SeaMonkey 1.1.1 Released

I haven’t seen anything on Planet Mozilla regarding this…

SeaMonkey 1.1.1 has been released.

Following the Gecko security update releases a few days ago, the SeaMonkey project issued new security and stability releases today for its all-in-one internet application suite. SeaMonkey 1.1.1 is now available for download, fixing several security vulnerabilities as well as a list of problems users of SeaMonkey 1.1 reported to developers.

SeaMonkey 1.0.6 and 1.1 Beta are available

SeaMonkey 1.0.6 and 1.1 Beta have been released.

Keeping the net secure and previewing new features

The SeaMonkey Council is pleased to announce two new releases simultaneously:
First, SeaMonkey 1.0.6 continues the successful 1.0 series of the SeaMonkey all-in-one internet suite, fixing several security vulnerabilities and various stability issues (see the release notes for more information). The SeaMonkey Council recommends that all users upgrade to this stable, well-tested version.
Second, the SeaMonkey project has been working hard on improving its software even further, adding new features such as tab previews, spell checking in the browser, an e-mail tagging system, an improved Linux startup script, better new mail notifications, an updated Chatzilla IRC client, and more. A new preview showing off those improvements, SeaMonkey 1.1 Beta, was also released today. This version is intended for developers and testers (but not yet for end users). The SeaMonkey Council encourages interested people to test the Beta and help identify the remaining bugs. Be sure to read the release notes before testing though, as they list not only the new features but also a number of known issues. Any problems that are not already known should be reported to the developers via Bugzilla so that the final SeaMonkey 1.1 release can continue the traditional high quality expected from the Mozilla suite and the SeaMonkey 1.0 series.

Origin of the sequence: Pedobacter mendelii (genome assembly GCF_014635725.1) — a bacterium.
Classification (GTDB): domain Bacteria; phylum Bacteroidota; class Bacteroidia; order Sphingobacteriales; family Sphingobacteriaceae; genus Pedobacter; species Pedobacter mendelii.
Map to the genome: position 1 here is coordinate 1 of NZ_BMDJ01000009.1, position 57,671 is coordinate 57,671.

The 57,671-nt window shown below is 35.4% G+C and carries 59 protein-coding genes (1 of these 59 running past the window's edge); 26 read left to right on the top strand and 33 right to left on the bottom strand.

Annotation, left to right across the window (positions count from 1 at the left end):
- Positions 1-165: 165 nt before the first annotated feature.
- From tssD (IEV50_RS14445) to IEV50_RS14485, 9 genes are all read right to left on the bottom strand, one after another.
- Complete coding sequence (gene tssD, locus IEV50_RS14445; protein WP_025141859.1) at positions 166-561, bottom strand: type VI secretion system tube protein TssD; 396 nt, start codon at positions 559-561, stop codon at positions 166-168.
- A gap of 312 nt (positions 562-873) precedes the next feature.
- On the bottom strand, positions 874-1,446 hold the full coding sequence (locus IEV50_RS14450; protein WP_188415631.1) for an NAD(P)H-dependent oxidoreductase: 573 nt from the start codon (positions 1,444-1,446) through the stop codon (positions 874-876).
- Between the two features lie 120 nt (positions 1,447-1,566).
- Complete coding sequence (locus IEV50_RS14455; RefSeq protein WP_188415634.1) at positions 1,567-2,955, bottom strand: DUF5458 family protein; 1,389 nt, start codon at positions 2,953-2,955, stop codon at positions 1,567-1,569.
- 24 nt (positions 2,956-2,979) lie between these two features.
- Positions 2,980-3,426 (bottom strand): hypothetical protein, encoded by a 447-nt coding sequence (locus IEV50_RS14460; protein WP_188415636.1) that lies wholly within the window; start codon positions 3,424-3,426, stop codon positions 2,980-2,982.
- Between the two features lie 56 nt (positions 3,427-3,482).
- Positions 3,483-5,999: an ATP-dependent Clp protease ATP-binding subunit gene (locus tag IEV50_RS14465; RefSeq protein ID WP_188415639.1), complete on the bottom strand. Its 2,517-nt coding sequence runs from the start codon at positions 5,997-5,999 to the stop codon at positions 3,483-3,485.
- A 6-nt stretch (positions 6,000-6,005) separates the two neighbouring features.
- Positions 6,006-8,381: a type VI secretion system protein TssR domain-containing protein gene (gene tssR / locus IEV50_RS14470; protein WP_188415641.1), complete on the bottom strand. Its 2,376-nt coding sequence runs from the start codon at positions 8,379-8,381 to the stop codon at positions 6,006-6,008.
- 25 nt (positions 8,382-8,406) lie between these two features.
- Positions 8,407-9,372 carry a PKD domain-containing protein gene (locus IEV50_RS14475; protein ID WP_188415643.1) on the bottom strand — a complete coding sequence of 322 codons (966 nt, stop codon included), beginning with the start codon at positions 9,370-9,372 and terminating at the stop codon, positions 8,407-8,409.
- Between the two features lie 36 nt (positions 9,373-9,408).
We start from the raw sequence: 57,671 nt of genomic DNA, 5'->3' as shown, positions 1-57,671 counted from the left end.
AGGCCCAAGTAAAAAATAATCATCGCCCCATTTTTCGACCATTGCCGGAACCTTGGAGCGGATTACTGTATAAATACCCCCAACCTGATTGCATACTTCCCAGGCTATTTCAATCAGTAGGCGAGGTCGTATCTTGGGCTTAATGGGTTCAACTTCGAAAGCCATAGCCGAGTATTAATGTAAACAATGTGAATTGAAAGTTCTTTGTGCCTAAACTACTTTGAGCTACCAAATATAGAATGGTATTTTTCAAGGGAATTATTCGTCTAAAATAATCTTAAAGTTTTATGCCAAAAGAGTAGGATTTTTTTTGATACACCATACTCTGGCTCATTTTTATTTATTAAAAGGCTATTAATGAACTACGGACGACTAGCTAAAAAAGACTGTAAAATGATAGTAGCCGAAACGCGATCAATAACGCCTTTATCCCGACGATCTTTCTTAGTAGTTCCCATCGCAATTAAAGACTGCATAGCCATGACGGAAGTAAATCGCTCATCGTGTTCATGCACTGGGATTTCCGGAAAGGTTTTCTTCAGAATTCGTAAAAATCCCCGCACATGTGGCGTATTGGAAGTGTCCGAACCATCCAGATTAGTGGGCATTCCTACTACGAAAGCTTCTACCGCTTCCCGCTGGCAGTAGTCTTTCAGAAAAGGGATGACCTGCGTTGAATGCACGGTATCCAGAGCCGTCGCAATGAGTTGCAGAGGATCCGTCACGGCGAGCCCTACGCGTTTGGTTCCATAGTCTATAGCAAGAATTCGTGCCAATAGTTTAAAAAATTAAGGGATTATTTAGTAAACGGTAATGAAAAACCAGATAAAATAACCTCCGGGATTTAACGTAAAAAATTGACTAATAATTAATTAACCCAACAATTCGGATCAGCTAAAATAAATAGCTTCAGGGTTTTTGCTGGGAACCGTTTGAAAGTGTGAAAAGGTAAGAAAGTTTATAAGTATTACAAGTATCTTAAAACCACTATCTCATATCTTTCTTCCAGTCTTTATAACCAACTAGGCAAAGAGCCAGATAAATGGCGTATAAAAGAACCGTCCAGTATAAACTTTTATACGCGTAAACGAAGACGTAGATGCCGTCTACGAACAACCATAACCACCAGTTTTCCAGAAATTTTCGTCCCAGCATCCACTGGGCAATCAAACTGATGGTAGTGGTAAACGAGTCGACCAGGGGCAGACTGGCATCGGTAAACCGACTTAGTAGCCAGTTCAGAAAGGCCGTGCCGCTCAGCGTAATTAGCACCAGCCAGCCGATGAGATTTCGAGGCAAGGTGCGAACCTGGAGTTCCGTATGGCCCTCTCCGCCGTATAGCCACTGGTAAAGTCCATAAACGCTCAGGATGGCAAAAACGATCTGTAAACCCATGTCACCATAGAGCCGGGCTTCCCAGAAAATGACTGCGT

Gecko is Gecko

I just read a post by Robert Kaiser in mozilla.dev.general, that contains a great link:

http://www.geckoisgecko.org/

I see it as something like www.googleityoumoron.com, but for web developers. It might be useful for users of Mozilla-based browsers, other than Firefox.

The Mozilla Developer Center also has a good article on Browser Detection and Cross Browser Support, if you come across a website, that is too specific in its browser sniffing.

Someday….

Whole Lotta Theme Discussion Goin’ On

Those interested in giving feedback on purposed changes to the Firefox 2 theme, should head over to the mozilla.dev.themes newsgroup, where there is quite a bit of feedback/discussion taking place.

In addition, the SeaMonkey Council wants to give SeaMonkey a new default theme. Head over to the mozilla.dev.apps.seamonkey newsgroup, to give your feedback on that.

In other news;
we may get our first alpha release of Thunderbird 2 this week.

Removing ‘Remove All’

Here’s a question: Using any of Firefox, Thunderbird, SeaMonkey, the Mozilla Suite, or Netscape, have you ever purposely clicked on the ‘Remove All’ button, in the password manager?

Follow up question: Have you ever clicked on it by accident?

Clicking on it by accident, is easy, when it sits right beside ‘Remove’ button. Luckily, the closest I’ve come to that, is removing all cookies, not passwords. The scary part is that there is no “Are you sure” prompt, asking for confirmation. One accidental click, and ‘poof’, data is gone.

I’ve been able to avoid this by removing the ‘Remove All’ button. If you’re using Firefox or Thunderbird, add the following script to your userChrome.css file, to remove the ‘Remove All’ button from the password manager:

#removeAllSignons {display: none !important;}

Outlook and OE address book support in Thunderbird

Mozilla Thunderbird and SeaMonkey (and even the Mozilla Suite and Netscape 7) can actually be set up to use your Outlook Express address book, and/or your Outlook Contacts list. It’s just another one of those features that are not in the user interface.

To make Thunderbird use your Outlook Express address book, close Thunderbird, and add the following lines to your prefs.js file:
user_pref("ldap_2.servers.OE.description", "Outlook Express");
user_pref("ldap_2.servers.OE.dirType", 3);
user_pref("ldap_2.servers.OE.uri", "moz-aboutlookdirectory://oe/");

For Outlook Contacts, use these lines:
user_pref("ldap_2.servers.Outlook.description", "Outlook");
user_pref("ldap_2.servers.Outlook.dirType", 3);
user_pref("ldap_2.servers.Outlook.uri", "moz-aboutlookdirectory://op/");

One important note: in order for it to work with Outlook, Outlook must be set as the system default mail client.

Interestingly enough, it appears this feature goes back to Mozilla 1.0.